Already, organisations around the world are beginning to understand what they stand to gain. A Forrester survey, commissioned by Microsoft, of over 400 IT decision makers found that 70% of respondents have either already moved some of their mission-critical functions to the cloud or are actively planning to do so. About 12% plan to go all in and migrate all their mission-critical  functions.

Businesswoman Analyzing Graph On Laptop

In the Asia-Pacific (APAC), businesses are realising that a cloud-first approach gives them a competitive advantage. Spending on cloud-based services in the region reached a record high in the first quarter of 2021, and the government of Singapore, through the Infocomm Media Development Authority, is even helping SMEs migrate legacy systems to the cloud, as well as develop cloud-native solutions, through its GoCloud initiative.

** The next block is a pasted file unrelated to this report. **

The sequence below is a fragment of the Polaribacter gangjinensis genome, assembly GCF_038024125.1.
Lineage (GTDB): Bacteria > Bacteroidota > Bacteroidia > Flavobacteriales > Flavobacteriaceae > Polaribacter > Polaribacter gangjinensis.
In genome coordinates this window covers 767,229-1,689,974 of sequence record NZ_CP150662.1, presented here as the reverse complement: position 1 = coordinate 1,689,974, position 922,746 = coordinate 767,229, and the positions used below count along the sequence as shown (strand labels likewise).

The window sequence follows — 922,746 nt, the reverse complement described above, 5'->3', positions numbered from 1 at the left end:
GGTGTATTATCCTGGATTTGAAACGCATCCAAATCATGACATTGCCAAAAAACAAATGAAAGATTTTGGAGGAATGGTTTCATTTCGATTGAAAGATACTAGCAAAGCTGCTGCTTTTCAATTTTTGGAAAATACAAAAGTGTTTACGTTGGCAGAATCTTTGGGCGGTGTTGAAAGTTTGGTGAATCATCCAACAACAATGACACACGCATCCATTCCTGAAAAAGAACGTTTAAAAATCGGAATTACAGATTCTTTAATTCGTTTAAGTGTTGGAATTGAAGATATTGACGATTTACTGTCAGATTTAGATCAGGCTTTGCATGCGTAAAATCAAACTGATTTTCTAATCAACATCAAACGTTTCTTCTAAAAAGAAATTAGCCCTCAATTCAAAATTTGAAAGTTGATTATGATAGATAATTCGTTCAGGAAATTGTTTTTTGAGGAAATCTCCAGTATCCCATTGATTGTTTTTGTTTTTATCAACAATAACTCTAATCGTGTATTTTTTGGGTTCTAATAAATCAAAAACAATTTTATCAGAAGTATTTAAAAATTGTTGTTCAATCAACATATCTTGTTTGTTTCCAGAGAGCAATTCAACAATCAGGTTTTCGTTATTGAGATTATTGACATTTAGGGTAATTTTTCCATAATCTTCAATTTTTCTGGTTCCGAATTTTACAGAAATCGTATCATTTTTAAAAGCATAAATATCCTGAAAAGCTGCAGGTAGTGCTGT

Thinking about which functions to start migrating? Here’s how businesses in APAC are doing it.

Enterprise resource planning (ERP) for healthcare

emale doctor looking and speaking at laptop computer to help patient on digital telehealth telemedicine

Migrating legacy ERP systems to the cloud is a major undertaking, but the pay-off is worth it. Research by IDC suggests that organisations that started their ERP cloud migration pre-pandemic fared better than those that didn’t and were better able to build new products, disrupt their markets, and become market leaders.